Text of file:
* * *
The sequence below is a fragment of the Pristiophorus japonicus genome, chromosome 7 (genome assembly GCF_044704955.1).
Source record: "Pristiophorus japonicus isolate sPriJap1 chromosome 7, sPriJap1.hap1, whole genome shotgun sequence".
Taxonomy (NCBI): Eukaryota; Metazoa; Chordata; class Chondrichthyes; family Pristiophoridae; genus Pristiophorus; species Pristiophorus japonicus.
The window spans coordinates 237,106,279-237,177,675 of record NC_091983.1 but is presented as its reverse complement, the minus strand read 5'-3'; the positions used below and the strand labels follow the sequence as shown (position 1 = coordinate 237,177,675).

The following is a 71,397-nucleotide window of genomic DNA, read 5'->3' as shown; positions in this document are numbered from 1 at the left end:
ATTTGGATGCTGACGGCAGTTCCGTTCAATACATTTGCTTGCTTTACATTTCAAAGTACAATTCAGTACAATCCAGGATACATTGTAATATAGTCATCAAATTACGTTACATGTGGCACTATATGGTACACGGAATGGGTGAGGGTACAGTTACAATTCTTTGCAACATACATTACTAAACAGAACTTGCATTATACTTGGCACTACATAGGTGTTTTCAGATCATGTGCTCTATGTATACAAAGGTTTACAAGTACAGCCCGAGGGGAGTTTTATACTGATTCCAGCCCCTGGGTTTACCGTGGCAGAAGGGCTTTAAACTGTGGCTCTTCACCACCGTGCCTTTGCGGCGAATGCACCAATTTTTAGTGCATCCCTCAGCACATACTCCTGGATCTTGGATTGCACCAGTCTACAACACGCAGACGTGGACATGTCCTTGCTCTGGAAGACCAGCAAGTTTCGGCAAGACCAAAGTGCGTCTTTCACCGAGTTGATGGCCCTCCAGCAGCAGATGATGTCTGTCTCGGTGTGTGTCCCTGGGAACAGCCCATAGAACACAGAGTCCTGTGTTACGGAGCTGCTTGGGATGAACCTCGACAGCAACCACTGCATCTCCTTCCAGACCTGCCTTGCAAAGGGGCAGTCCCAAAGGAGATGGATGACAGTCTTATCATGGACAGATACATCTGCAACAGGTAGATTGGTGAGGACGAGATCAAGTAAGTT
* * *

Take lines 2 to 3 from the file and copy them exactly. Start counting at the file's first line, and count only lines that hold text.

Source record: "Pristiophorus japonicus isolate sPriJap1 chromosome 7, sPriJap1.hap1, whole genome shotgun sequence".
Taxonomy (NCBI): Eukaryota; Metazoa; Chordata; class Chondrichthyes; family Pristiophoridae; genus Pristiophorus; species Pristiophorus japonicus.